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    It had fuel, but with the plug out we couldn't seem to see a spark. We weighed our options and decided that it being a long weekend, if it needed an electrical part we’d have to wait at least two days for any bike store to open, plus get the bike into town. Jarrett called his GF and asked her to call around and get a truck rented in Calgary and then come down and get his bike.<o:p></o:p>
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    While we waited, we put the bike back together. Just for kicks, since it didn’t matter if I drained the battery or not, I held down the starter and let to work for a good twenty seconds. It sputtered a bit just as I let go! I tried it again and after about ten seconds it started! Could it have just been stalled and flooded (probably, in hindsight)? Or some breather hose temperarely clogged? Or a loose electrical connection? We didn’t know why it stopped except that right now it was running and we should head north while we can in case it dies again.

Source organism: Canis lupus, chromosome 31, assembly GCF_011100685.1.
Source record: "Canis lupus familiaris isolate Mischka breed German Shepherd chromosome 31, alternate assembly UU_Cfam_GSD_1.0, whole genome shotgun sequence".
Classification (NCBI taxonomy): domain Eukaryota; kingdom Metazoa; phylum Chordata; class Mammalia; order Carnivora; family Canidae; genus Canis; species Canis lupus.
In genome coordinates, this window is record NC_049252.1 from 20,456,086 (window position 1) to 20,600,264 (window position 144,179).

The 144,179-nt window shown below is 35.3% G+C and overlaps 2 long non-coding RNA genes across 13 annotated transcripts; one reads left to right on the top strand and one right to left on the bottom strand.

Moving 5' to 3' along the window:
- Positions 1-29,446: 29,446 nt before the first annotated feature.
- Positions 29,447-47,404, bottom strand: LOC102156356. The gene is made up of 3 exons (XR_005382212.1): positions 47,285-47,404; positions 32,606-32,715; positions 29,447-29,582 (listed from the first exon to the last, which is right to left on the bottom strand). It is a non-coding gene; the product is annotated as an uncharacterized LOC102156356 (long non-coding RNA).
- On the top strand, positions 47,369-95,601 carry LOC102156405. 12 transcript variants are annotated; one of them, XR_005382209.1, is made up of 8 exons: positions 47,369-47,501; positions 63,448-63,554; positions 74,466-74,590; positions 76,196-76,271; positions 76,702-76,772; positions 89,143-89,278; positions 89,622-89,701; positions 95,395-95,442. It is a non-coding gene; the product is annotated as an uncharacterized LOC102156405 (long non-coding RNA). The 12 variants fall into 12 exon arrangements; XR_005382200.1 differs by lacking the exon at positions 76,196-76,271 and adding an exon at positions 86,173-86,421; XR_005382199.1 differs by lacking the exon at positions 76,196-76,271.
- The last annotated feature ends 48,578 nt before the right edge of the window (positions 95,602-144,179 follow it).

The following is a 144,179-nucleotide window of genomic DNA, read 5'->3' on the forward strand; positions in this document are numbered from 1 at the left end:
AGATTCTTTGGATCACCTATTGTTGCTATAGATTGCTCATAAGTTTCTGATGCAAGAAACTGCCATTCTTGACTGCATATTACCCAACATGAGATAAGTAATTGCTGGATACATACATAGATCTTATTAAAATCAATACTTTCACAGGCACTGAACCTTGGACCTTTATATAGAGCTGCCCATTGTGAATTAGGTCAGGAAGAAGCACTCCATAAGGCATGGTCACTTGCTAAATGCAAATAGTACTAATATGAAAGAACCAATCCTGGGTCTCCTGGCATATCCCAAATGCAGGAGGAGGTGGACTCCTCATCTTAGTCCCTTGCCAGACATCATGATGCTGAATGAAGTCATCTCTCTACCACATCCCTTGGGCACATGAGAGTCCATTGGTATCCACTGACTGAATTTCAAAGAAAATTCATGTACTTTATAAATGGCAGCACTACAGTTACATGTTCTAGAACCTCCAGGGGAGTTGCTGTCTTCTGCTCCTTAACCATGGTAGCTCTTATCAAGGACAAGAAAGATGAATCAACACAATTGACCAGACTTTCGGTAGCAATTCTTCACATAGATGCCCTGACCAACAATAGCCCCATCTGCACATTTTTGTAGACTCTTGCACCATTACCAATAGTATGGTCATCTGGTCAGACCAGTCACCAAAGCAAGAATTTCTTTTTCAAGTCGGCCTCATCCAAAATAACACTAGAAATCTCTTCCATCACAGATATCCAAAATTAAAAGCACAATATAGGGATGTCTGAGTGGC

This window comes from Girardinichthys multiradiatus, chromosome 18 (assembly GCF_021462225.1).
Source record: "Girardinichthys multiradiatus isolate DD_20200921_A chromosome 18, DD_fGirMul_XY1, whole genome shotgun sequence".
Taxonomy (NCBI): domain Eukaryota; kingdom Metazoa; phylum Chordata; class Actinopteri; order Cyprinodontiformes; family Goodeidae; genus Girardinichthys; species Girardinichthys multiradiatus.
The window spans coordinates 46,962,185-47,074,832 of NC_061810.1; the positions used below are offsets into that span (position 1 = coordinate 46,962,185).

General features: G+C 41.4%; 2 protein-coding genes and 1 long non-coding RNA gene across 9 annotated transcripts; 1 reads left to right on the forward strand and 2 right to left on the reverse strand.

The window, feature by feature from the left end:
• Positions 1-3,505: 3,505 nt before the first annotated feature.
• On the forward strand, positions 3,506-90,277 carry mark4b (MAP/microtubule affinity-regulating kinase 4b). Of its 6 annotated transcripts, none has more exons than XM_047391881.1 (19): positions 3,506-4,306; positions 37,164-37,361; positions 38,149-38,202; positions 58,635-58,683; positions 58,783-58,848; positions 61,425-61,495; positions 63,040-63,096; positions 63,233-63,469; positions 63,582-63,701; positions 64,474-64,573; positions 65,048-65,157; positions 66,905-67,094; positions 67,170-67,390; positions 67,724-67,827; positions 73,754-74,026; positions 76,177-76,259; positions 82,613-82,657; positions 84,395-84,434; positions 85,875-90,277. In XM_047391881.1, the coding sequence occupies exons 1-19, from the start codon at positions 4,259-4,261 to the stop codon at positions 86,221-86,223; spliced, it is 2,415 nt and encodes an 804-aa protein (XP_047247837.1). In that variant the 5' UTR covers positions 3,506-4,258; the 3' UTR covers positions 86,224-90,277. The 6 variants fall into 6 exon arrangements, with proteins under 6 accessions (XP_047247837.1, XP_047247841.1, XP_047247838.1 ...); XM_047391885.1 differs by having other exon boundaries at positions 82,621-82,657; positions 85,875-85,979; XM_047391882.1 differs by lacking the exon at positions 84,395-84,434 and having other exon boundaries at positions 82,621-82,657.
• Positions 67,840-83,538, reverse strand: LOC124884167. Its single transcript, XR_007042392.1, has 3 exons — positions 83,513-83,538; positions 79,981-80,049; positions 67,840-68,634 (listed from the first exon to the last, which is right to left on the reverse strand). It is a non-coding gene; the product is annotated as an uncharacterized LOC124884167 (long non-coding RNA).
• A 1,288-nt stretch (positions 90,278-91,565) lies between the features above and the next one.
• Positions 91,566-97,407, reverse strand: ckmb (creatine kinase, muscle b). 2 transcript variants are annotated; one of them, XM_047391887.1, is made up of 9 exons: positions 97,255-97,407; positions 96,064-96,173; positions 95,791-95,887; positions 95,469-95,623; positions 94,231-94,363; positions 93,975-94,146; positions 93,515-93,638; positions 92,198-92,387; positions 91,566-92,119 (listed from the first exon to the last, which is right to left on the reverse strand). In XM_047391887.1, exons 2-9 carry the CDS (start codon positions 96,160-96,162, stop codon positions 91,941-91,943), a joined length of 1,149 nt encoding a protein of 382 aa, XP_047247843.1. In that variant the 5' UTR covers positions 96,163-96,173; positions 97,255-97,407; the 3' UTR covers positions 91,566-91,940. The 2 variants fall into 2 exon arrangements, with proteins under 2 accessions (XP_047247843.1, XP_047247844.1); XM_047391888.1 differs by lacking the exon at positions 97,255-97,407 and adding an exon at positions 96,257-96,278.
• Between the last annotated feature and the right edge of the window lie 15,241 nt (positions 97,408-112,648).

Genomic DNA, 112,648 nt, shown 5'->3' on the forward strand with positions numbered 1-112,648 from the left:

Unsure if it would simply quit again, we decided to skip the backroads and just head north on the highway. This was a huge disappointment but felt like the most sensible course of action
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    Passing quads on the Highway<o:p></o:p>
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    Not sure where they were headed but sure seemed sketchy to be riding so slow around a corner on a narrow highway. It would be too easy for a semi to round the bend and clip these guys. Also, isn’t that guy’s tread on backwards?<o:p></o:p>
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    The highway was brutally boring. It gets real straight and fairly flat. Here’s where I can see the merits of a cruiser bike...<o:p></o:p>
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    Before we can even see the border crossing we hit a massive lineup of cars. Had to be at least a mile long<o:p></o:p>